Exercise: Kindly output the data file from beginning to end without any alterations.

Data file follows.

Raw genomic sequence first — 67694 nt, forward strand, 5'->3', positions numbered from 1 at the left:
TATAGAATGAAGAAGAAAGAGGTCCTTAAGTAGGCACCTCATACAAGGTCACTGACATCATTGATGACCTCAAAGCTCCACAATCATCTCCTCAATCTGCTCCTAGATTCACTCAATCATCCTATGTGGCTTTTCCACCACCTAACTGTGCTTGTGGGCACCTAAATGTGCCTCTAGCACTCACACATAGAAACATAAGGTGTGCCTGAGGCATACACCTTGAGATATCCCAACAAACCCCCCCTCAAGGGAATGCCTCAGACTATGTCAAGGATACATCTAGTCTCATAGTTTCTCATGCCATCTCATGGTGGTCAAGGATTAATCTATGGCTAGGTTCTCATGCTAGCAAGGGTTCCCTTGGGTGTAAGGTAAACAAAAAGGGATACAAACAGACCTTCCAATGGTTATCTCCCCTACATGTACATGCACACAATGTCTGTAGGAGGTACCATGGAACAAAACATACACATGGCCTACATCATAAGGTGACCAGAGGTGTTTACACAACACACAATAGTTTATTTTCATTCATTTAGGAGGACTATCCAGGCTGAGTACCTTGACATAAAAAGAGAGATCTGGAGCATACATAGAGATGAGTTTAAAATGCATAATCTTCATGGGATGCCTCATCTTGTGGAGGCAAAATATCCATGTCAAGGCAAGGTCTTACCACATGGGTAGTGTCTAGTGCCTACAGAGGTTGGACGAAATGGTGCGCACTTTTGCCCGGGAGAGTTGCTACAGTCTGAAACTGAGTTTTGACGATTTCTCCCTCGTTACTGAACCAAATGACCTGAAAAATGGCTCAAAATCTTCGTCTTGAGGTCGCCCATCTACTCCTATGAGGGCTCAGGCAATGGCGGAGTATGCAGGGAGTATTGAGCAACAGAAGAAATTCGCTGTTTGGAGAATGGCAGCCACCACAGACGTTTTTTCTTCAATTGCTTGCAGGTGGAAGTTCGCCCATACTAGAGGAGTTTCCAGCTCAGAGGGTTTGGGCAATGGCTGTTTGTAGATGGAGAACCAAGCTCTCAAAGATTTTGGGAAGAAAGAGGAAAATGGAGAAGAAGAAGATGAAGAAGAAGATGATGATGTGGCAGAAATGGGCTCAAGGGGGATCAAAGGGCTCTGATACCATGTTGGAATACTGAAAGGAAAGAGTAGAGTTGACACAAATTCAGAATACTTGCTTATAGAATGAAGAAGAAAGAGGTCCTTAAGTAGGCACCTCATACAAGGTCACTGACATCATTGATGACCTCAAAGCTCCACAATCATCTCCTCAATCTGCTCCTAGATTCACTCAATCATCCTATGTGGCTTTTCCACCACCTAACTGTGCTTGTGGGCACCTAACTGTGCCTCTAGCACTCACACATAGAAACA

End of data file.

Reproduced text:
Raw genomic sequence first — 67694 nt, forward strand, 5'->3', positions numbered from 1 at the left:
TATAGAATGAAGAAGAAAGAGGTCCTTAAGTAGGCACCTCATACAAGGTCACTGACATCATTGATGACCTCAAAGCTCCACAATCATCTCCTCAATCTGCTCCTAGATTCACTCAATCATCCTATGTGGCTTTTCCACCACCTAACTGTGCTTGTGGGCACCTAAATGTGCCTCTAGCACTCACACATAGAAACATAAGGTGTGCCTGAGGCATACACCTTGAGATATCCCAACAAACCCCCCCTCAAGGGAATGCCTCAGACTATGTCAAGGATACATCTAGTCTCATAGTTTCTCATGCCATCTCATGGTGGTCAAGGATTAATCTATGGCTAGGTTCTCATGCTAGCAAGGGTTCCCTTGGGTGTAAGGTAAACAAAAAGGGATACAAACAGACCTTCCAATGGTTATCTCCCCTACATGTACATGCACACAATGTCTGTAGGAGGTACCATGGAACAAAACATACACATGGCCTACATCATAAGGTGACCAGAGGTGTTTACACAACACACAATAGTTTATTTTCATTCATTTAGGAGGACTATCCAGGCTGAGTACCTTGACATAAAAAGAGAGATCTGGAGCATACATAGAGATGAGTTTAAAATGCATAATCTTCATGGGATGCCTCATCTTGTGGAGGCAAAATATCCATGTCAAGGCAAGGTCTTACCACATGGGTAGTGTCTAGTGCCTACAGAGGTTGGACGAAATGGTGCGCACTTTTGCCCGGGAGAGTTGCTACAGTCTGAAACTGAGTTTTGACGATTTCTCCCTCGTTACTGAACCAAATGACCTGAAAAATGGCTCAAAATCTTCGTCTTGAGGTCGCCCATCTACTCCTATGAGGGCTCAGGCAATGGCGGAGTATGCAGGGAGTATTGAGCAACAGAAGAAATTCGCTGTTTGGAGAATGGCAGCCACCACAGACGTTTTTTCTTCAATTGCTTGCAGGTGGAAGTTCGCCCATACTAGAGGAGTTTCCAGCTCAGAGGGTTTGGGCAATGGCTGTTTGTAGATGGAGAACCAAGCTCTCAAAGATTTTGGGAAGAAAGAGGAAAATGGAGAAGAAGAAGATGAAGAAGAAGATGATGATGTGGCAGAAATGGGCTCAAGGGGGATCAAAGGGCTCTGATACCATGTTGGAATACTGAAAGGAAAGAGTAGAGTTGACACAAATTCAGAATACTTGCTTATAGAATGAAGAAGAAAGAGGTCCTTAAGTAGGCACCTCATACAAGGTCACTGACATCATTGATGACCTCAAAGCTCCACAATCATCTCCTCAATCTGCTCCTAGATTCACTCAATCATCCTATGTGGCTTTTCCACCACCTAACTGTGCTTGTGGGCACCTAACTGTGCCTCTAGCACTCACACATAGAAACA